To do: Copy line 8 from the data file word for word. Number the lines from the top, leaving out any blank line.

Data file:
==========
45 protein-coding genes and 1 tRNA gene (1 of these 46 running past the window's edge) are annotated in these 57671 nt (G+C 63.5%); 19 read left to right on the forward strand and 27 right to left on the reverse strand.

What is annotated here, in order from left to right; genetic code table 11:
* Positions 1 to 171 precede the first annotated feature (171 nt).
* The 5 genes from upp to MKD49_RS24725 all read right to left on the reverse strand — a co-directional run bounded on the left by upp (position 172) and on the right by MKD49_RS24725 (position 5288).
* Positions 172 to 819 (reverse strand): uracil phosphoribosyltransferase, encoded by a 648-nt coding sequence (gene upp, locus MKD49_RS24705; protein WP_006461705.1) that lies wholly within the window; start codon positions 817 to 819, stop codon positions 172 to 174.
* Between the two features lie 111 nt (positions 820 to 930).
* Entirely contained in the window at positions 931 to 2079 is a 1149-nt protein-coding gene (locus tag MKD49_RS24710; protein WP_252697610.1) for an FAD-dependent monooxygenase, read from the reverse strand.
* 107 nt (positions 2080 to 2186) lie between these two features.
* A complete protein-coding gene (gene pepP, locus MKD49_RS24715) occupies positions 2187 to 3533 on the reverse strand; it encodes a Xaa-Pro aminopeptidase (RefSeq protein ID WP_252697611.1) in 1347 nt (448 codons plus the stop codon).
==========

* 107 nt (positions 2080 to 2186) lie between these two features.